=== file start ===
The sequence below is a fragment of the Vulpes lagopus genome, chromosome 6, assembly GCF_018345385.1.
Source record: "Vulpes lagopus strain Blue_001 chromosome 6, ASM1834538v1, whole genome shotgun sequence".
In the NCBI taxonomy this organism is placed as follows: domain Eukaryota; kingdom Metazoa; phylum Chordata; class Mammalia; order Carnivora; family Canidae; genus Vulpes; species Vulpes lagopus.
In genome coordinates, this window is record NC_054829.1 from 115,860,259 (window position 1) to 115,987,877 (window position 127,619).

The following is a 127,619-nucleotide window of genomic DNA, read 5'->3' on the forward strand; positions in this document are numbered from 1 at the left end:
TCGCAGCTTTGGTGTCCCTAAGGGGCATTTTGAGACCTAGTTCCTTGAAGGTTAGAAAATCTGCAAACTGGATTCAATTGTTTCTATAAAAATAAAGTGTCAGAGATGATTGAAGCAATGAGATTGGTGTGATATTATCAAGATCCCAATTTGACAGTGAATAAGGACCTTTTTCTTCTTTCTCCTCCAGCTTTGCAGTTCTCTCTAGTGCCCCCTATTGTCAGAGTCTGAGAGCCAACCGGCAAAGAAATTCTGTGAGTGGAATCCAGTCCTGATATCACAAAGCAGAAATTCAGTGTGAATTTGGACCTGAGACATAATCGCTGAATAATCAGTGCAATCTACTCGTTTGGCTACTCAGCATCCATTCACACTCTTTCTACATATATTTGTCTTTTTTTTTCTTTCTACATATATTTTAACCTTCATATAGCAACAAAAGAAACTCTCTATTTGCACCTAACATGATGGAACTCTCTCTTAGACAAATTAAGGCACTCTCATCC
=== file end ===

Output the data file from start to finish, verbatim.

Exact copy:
The sequence below is a fragment of the Vulpes lagopus genome, chromosome 6, assembly GCF_018345385.1.
Source record: "Vulpes lagopus strain Blue_001 chromosome 6, ASM1834538v1, whole genome shotgun sequence".
In the NCBI taxonomy this organism is placed as follows: domain Eukaryota; kingdom Metazoa; phylum Chordata; class Mammalia; order Carnivora; family Canidae; genus Vulpes; species Vulpes lagopus.
In genome coordinates, this window is record NC_054829.1 from 115,860,259 (window position 1) to 115,987,877 (window position 127,619).

The following is a 127,619-nucleotide window of genomic DNA, read 5'->3' on the forward strand; positions in this document are numbered from 1 at the left end:
TCGCAGCTTTGGTGTCCCTAAGGGGCATTTTGAGACCTAGTTCCTTGAAGGTTAGAAAATCTGCAAACTGGATTCAATTGTTTCTATAAAAATAAAGTGTCAGAGATGATTGAAGCAATGAGATTGGTGTGATATTATCAAGATCCCAATTTGACAGTGAATAAGGACCTTTTTCTTCTTTCTCCTCCAGCTTTGCAGTTCTCTCTAGTGCCCCCTATTGTCAGAGTCTGAGAGCCAACCGGCAAAGAAATTCTGTGAGTGGAATCCAGTCCTGATATCACAAAGCAGAAATTCAGTGTGAATTTGGACCTGAGACATAATCGCTGAATAATCAGTGCAATCTACTCGTTTGGCTACTCAGCATCCATTCACACTCTTTCTACATATATTTGTCTTTTTTTTTCTTTCTACATATATTTTAACCTTCATATAGCAACAAAAGAAACTCTCTATTTGCACCTAACATGATGGAACTCTCTCTTAGACAAATTAAGGCACTCTCATCC